UC Berkeley students launch browser extension to combat fake photos


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Two campus seniors, Rohan Phadte and Ash Bhat, recently launched a free browser extension called SurfSafe that detects fake or doctored photos to combat fake news online.

When installed, the user hovers over the image in question, and SurfSafe instantly cross-checks it with images in its database to determine if there is a match, according to Kyle Rentschler, a SurfSafe product engineer and campus senior.

Rentschler added that as users browse, SurfSafe creates a “hash” of each image that is added to its database for future matches.

“It sends the URL of the images that you see online to our back-end server, and what we do is we essentially compute what you can think of as a like barcode or a fingerprint for an image,” Rentschler said. “That’s what a hash is, and it allows us to quickly and efficiently look it up and compare it with other images in our database.”

There are still some limitations to the extension, Rentschler said. If a user tries to verify an image SurfSafe has yet to encounter, the plug-in cannot determine whether it’s fake or real, and, instead, it notifies the user that there are no matches.

Another limitation, Rentschler added, is if a user is on a website with too many images or scrolling too fast, the plug-in will not work. In cases like this, Rentschler said users can manually send in requests to cross-check a specific image with all the barcodes in its database. SurfSafe matches the image perfectly or with similar images and sends the user a list of where else the image was found online.

For some, however, SurfSafe is not enough to deal with misinformation on social media. According to UC Berkeley’s Graduate School of Journalism’s Assistant Dean for academics Jeremy Rue, users should understand how misinformation campaigns operate and think critically about everything they are sharing, even if they agree with it.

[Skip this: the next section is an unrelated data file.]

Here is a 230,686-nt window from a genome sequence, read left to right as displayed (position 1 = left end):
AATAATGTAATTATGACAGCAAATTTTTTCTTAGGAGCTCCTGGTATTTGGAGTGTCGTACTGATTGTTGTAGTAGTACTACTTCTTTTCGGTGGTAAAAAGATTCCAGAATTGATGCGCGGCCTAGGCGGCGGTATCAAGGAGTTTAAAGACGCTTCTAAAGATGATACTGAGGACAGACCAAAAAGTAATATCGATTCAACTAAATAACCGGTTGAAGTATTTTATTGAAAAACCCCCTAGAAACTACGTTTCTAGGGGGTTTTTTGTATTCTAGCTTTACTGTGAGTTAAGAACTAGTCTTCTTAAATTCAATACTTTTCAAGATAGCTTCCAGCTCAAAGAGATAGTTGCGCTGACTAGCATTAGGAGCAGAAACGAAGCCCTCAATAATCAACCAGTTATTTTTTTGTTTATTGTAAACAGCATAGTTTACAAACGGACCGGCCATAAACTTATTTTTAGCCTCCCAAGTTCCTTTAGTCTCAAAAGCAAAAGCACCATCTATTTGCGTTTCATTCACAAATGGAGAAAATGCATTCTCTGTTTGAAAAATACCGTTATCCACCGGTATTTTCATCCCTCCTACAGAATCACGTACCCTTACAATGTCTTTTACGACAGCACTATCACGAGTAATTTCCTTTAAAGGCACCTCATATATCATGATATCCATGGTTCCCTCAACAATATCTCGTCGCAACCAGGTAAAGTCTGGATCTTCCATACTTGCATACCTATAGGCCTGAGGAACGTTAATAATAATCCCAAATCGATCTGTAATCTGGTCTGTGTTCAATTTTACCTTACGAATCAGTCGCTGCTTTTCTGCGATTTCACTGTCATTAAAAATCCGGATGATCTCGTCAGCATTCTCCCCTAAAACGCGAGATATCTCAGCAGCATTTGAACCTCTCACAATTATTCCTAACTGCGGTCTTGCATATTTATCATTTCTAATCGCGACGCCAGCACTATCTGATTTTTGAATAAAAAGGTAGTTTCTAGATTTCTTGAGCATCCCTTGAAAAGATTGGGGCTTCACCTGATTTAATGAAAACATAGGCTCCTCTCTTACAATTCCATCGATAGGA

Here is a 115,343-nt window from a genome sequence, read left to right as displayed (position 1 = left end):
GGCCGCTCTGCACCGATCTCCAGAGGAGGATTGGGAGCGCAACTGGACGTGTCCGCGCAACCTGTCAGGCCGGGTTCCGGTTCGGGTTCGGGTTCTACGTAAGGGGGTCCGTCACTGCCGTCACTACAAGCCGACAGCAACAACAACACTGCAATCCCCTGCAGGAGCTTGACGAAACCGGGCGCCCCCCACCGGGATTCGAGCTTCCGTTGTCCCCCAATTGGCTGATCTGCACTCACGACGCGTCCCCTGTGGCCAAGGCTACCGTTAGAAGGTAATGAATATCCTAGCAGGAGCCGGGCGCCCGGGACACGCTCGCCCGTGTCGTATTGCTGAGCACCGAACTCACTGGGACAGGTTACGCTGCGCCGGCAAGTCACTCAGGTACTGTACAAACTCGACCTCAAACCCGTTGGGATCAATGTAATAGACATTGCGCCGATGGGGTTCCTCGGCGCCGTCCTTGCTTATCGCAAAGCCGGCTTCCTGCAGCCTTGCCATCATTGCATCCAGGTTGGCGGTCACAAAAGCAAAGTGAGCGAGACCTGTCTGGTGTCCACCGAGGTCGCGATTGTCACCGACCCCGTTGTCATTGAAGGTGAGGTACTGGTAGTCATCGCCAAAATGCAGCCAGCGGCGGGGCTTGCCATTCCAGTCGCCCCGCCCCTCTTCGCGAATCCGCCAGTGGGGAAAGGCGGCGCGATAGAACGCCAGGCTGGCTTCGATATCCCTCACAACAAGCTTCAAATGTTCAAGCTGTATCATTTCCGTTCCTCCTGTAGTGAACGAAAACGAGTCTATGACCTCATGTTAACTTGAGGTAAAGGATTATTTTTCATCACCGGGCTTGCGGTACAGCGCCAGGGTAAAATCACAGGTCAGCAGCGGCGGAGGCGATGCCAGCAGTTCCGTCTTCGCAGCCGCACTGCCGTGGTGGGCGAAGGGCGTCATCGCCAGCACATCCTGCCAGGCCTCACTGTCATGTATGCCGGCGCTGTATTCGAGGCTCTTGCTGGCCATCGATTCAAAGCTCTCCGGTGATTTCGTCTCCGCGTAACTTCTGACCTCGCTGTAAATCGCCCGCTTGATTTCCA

Nihar Dalal, a campus senior and computer science major, said relying on an algorithm as SurfSafe does can lead to issues with validity.

“(SurfSafe) runs on an algorithm, and the algorithm is not always perfect,” said Dalal. “Even if (there is) one time when it marks real news as fake, that could be like pretty detrimental, because that would just spread throughout and … just add to the problem of fake news.”

The plug-in is available only for Google Chrome, and the team is working on making SurfSafe available to Opera and Microsoft Firefox users, according to Rentschler.

Rue said that while SurfSafe is a good tool to address the issue of misinformation online, consumers must remain critical of their social media.

“There’s no one arbiter of what is trustworthy and what isn’t,” said Rue. “I think it’s just being transparent so people can make those decisions for themselves.”

Contact Mani Sandhu at [email protected] and follow her on Twitter at @ManiSandhu24.